I have to admit that the scanner surpassed my expectations. It’s a simple product with amazing possibilities, its fast and easy to use, and the experience of scanning with it, came out even more satisfying than I supposed it to be. Give it a try and it will not disappoint you!

You can see more of the scans I made using the Lomography Smartphone Film Scanner here.

written by vgzalez on 2013-03-13 #gear #film #review #analogue #experience #scanning #tester #scan #requested-review #kickstarter #lomography-smartphone-film-scanner #first-contact


  1. adi_totp
    adi_totp ·

    great review!

  2. guanatos
    guanatos ·

    awesome review!

  3. ripsta
    ripsta ·

    make me wanna buy one..yeahhh

  4. vgzalez
    vgzalez ·

    @adi_totp @guanatos Thank you guys!
    @ripsta You wouldn't regret!! :)

  5. istionojr
    istionojr ·

    procedural reviews and enhanced with variety of the shots, surely I do agree with @ripsta ;)

  6. chrissyb
    chrissyb ·

    hi i have just read the review after coming across this item on firebox - i have 5-10 camera films in disposible cameras and some just in pots from a few years back can i just take them out and use them on this item or not - (sorry for the amature question but i dont have a clue) please help

  7. kalieaire
    kalieaire ·

    I've had this for several days now, and I can say that I really am not as happy as I wanted to be when I pre-ordered this. The main criticisms I have is that:

    1) The backlight used for this setup is too dim (causing you to have to increase the exposure and adding chroma noise on top of film grain)
    2) The orientation of the camera phone in relation to the film does not use the full size of the sensor (this was probably a design decision done for balance and ease of manufacturing)
    3) The photos that my iPhone 5 take are highly compressed jpegs further adding artifacting to the files - Though this isn't an issue with regards to Lomography (unless they have the ability to develop an application that can store the files in a 16-bit or higher format), but this is an issue with my workflow.

    I think if Lomography wanted to make a better unit, they'd develop a film scanner that has an EOS or Nikon F-Mount attachment.

  8. vgzalez
    vgzalez ·

    @chrissyb Yes, sure you can!

  9. vgzalez
    vgzalez ·

    @kalieaire I totally agree with you about the orientation of the camera. About the light, it is not dim at all. It works perfectly even for the darkest scenes. Did you try it with fresh batteries? And about the quality of the files, definitely it is not a product intended for replacing a flatbed scanner producing gazillion-pixels, 48-bits color resolution files. If you have a Canon or Nikon digital SLR, and you're serious about analogue photography, probably you already own a flatbed scanner (actually, I do!). But, from my point of view, this scanner is prompted to people not having a flatbed scanner nor a reflex camera, just a smartphone, and making for them easy, quick and cheap the task of scanning negatives. Or for weird guys like me, looking for a fast alternative to break free from their huge TIFF-producing beasts :) Nevertheless, I have to admit that a EOS-compatible attachment sounds really desirable, but probably you'll be limited because of the lens, not allowing you to take a macro picture in which the negative would fill the whole sensor area. So you'd have to spend a few more hundred bucks on a macro lens; again, much the opposite way the Smartphone Scanner goes.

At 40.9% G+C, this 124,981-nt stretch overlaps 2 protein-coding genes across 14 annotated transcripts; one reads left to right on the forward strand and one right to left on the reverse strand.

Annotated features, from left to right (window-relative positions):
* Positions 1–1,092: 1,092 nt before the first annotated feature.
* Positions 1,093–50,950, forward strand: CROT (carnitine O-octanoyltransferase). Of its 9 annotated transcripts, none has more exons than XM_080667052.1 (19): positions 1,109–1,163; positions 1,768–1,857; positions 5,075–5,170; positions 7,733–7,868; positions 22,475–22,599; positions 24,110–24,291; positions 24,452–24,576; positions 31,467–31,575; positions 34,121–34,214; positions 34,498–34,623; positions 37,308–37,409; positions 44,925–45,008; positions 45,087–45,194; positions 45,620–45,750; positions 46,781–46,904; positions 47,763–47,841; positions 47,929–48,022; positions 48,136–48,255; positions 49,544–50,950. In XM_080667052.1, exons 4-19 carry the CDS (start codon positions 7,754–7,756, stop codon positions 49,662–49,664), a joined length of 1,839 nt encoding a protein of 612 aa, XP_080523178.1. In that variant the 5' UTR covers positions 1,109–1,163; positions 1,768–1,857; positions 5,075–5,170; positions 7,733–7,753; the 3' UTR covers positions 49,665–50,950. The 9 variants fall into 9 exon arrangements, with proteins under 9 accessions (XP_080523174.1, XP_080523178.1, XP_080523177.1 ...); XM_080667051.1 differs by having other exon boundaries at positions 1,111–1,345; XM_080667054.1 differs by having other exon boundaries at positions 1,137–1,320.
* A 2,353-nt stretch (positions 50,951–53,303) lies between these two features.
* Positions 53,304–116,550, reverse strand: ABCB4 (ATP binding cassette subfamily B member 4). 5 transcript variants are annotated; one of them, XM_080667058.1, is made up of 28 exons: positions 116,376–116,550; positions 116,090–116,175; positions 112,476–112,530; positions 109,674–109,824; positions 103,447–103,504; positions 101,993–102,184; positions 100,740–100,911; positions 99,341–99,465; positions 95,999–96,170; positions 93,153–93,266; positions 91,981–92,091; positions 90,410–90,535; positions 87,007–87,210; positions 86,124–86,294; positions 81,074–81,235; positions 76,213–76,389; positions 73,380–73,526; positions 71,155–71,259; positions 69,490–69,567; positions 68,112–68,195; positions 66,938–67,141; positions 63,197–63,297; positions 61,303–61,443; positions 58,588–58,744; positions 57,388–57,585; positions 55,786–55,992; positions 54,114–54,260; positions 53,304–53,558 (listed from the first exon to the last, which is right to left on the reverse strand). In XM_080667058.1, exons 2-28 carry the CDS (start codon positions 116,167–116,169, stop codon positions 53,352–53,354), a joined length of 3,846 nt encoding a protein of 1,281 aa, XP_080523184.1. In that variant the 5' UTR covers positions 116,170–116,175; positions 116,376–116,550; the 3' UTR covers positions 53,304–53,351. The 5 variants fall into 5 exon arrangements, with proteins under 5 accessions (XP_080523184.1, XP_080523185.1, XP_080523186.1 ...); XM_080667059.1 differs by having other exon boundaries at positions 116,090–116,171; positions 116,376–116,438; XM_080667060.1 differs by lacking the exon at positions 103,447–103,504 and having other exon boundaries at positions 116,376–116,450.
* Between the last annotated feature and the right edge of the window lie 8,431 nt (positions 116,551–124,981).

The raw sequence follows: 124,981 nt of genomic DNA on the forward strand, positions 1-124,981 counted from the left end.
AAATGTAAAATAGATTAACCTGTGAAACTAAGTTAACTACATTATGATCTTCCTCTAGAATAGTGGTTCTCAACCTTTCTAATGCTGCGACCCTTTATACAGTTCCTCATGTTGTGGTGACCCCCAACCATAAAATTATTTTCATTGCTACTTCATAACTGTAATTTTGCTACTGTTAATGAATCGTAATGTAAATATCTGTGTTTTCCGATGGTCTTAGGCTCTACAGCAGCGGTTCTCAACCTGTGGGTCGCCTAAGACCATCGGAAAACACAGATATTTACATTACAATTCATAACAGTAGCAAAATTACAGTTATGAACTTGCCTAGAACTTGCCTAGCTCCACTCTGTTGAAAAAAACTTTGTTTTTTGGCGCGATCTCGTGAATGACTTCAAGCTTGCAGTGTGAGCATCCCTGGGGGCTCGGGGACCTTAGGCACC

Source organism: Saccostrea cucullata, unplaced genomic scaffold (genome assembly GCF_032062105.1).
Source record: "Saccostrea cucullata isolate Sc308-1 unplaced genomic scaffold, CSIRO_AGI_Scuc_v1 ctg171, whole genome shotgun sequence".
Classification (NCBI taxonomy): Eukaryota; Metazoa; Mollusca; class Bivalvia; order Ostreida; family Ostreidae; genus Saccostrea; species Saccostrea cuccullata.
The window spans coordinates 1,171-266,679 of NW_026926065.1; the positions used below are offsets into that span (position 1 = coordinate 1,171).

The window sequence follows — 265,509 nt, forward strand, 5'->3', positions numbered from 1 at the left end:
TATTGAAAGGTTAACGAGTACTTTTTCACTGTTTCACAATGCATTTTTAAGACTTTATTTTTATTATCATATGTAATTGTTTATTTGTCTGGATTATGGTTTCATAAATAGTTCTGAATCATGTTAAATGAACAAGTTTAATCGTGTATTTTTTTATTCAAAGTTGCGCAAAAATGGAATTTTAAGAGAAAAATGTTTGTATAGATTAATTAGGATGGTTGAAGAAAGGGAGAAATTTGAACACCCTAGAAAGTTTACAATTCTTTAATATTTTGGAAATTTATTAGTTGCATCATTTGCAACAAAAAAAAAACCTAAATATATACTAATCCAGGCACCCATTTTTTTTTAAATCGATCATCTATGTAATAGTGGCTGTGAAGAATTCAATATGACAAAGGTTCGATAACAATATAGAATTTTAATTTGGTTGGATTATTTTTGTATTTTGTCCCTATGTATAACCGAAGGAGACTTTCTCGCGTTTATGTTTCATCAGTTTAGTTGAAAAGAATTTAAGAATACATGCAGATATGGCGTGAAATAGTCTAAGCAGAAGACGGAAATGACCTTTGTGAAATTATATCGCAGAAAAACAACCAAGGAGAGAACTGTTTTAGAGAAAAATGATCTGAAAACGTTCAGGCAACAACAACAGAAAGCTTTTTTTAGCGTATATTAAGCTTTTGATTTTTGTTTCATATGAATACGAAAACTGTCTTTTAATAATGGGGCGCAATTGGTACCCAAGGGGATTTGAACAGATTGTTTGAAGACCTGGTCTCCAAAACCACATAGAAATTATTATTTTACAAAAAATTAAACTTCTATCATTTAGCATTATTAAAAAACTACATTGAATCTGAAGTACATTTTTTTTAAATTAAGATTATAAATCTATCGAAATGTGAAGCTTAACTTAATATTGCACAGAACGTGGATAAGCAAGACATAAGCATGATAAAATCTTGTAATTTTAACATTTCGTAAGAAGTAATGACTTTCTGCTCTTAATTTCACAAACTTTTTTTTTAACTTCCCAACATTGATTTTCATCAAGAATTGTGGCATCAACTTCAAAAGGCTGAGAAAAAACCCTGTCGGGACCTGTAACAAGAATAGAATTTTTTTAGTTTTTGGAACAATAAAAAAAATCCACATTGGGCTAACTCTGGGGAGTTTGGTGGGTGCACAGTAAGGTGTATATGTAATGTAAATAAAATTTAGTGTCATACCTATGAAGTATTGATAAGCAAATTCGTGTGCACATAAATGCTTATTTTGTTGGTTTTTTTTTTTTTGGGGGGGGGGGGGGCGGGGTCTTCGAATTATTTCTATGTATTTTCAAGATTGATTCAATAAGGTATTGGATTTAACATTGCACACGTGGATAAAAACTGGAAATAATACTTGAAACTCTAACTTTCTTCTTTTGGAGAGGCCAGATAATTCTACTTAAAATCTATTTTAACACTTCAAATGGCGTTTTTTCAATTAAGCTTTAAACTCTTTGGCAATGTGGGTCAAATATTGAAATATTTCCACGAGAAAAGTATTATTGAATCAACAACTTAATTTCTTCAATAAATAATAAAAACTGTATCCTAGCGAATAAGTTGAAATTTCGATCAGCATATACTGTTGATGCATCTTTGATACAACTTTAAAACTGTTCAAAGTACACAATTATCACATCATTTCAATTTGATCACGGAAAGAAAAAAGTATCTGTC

10. kalieaire
    kalieaire ·

    @vgzalez hey dood, thanks for your response. so a little background from me. i'm a professional photographer and have experience in many different media formats from digital 35mm, medium format, large format and the same and then some in analog. I've done flatbed scanning, drum scanning, and i also have a dedicated plustek 8200ai for 35mm negatives.

    i do understand the point of the lomography scanner, it's the reason I bought it as well.

    However, i just feel that there are certain things they could have done to make it better.

    for example, quad AAs or AAAs would've been better to give better power to the backlight, grab your sekonic and tell me the meter reading off it from the spot meter so we can compare. for the best performance, the amount coming off the sensor should be enough light to make the smartphone shoot at its lowest iso, highest shutterspeed, and smaller aperture to get to the sweet spot for optimal resolution, reduced vignetting, minimized edge distortion, and optimal low noise performance. these are simple design considerations that any engineer with any photography background can define as requirements.

    the backlight itself could have an IC with a rudimentary buck/boost regulator to make sure the backlight has the same amount of output whenever it is online and up to the point that the batteries quit.

    What would be even more useful would be if the backlight had different settings to increase/decrease exposure. I do understand that all these features introduce complexity and cost, but we all know we'd have paid for it anyway.